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‘After Love’: A widow discovers her husband’s secret life

Actress Joanna Scanlan is devastating as a woman facing first grief, then betrayal in a BAFTA-winning performance

(3 stars)

“After Love,” the feature-length debut from British writer-director Aleem Khan, is a quietly compelling exploration of identity, grief and the secrets loved ones take to the grave. But there’s no mystery about what makes this measured melodrama so devastating: Joanna Scanlan’s steely performance as a widow pulling at the threads of her late husband’s carefully woven double life.

Scanlan, a 61-year-old British television veteran anchoring a film for the first time, claimed best actress honors for this wrenching role at last year’s British Academy Film Awards, in a ceremony that otherwise telegraphed every acting win at the Oscars. Now that the movie has landed stateside, American audiences can relish a performance that, despite scant dialogue, speaks volumes about the character’s unmoored emotional state.

Scanlan plays Mary Hussain, a middle-aged White Muslim woman in the English port town of Dover whose world is wrecked when her Pakistani husband, Ahmed (Nasser Memarzia), dies suddenly. Captured in one shot — as Mary makes tea in the foreground, Ahmed wobbles into his armchair in the background and the two share one last casual conversation — the opening scene underscores the unsettling truth that those closest to us can be taken away at a moment’s notice.

“After Love” then allows Mary time to endure Ahmed’s absence, as she wanders Dover’s coastal cliffs, catches herself habitually pouring a cup of tea for her late husband, and listens to his last voice mail over and over. But Mary soon discovers a photo of an unknown woman among Ahmed’s possessions. When she finds texts on Ahmed’s phone that indicate he was having an affair in Calais, the coastal French city he frequented as a ferry captain, she boards a boat in search of answers.

Khan approaches that scandalous premise with subtlety. As Mary meets Geneviève (Nathalie Richard), the other woman, and her temperamental son, Solomon (Talid Ariss), the filmmaker lets these discoveries wash over Mary without clunky exposition or ham-handed insights. Instead, Scanlan’s silent expressions portray the compounding anguish Mary must navigate as she processes both the loss of her husband and the realization that their marriage was built on a lie.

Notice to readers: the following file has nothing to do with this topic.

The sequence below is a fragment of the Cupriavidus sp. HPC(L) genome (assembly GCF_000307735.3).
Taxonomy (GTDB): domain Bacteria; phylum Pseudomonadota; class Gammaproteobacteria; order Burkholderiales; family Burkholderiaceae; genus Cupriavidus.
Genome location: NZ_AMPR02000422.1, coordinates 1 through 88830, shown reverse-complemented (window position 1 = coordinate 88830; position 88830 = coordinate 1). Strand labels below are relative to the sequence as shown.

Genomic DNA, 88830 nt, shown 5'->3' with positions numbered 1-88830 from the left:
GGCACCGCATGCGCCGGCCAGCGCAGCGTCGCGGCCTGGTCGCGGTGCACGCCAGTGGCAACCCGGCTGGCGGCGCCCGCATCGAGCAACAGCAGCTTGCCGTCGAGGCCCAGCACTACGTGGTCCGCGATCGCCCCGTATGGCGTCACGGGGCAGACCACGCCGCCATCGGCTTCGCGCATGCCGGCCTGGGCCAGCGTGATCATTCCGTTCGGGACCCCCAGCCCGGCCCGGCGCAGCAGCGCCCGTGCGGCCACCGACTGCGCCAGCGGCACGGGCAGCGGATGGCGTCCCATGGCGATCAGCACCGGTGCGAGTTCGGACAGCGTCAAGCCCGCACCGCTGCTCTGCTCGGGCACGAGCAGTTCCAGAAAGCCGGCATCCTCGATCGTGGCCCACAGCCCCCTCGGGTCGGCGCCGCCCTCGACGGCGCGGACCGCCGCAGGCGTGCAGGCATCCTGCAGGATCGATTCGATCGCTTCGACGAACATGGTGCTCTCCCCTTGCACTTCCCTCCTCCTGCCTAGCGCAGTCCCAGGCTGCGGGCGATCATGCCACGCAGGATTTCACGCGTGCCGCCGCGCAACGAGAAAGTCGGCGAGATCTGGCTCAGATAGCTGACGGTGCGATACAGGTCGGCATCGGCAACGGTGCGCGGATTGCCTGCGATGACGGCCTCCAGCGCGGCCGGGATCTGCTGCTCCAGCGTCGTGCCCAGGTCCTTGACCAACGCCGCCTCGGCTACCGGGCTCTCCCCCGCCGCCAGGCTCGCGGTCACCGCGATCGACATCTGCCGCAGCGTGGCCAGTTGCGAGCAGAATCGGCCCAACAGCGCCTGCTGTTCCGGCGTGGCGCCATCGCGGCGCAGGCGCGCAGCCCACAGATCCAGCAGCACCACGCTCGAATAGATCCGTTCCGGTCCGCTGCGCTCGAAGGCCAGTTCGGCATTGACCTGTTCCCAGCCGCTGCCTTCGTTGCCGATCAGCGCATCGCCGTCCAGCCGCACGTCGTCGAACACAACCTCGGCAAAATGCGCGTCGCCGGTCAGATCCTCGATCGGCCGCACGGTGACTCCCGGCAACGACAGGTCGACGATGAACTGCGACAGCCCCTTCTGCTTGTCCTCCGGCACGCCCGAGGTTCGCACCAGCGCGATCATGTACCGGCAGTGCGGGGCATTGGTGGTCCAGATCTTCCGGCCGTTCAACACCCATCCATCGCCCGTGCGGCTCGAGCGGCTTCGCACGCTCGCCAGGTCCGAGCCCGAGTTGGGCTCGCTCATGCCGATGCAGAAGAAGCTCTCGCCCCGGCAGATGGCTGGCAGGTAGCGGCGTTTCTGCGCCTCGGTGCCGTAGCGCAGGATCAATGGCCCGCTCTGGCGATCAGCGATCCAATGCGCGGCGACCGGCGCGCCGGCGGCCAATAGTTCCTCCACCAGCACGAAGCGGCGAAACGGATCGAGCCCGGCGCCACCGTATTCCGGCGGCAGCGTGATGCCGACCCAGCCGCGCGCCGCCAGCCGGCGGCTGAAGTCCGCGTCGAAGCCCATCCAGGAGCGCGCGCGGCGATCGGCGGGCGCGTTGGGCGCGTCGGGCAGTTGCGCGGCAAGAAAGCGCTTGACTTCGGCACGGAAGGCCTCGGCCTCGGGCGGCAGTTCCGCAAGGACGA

Further complicating Mary’s pain is the understanding that she reinvented herself for the man she loved. Having converted to Islam, she wears a headscarf, cooks an immaculate saag and speaks fluent Urdu. (“I learned because I wanted to know what his family was saying about me,” she cheekily tells Solomon.) Although Ahmed was everything to the childless Mary, she must accept that the answers for his betrayal died with him. The notion of the world crumbling around her even manifests itself literally, as Mary witnesses the chalk cliffs of Dover collapsing into the sea and the ceiling at Geneviève’s home starting to crack. All the while, Chris Roe’s haunting score accentuates the emotion.

Thankfully, there are no easy villains in Khan’s contemplative study of the human condition. Richard plays Geneviève with the tortured soul of a woman wracked with guilt, and Ariss adds layers to Solomon’s moody persona. But the desire to steer Mary, Geneviève and Solomon toward a shared catharsis leads to the film’s one significant misstep, as Khan crafts a quick conclusion that feels grandiose for such a subdued story.

Considering its lean running time, “After Love” might have benefited from a deeper deconstruction of its characters’ psychology. That quibble, however, speaks to the shattering impact of Khan’s storytelling: Only a truly affecting film about grief would leave a viewer wishing it weren’t over so soon.

Unrated. At the Angelika Film Center Mosaic and Pop-up. In English, Arabic, French and Urdu with subtitles. 89 minutes.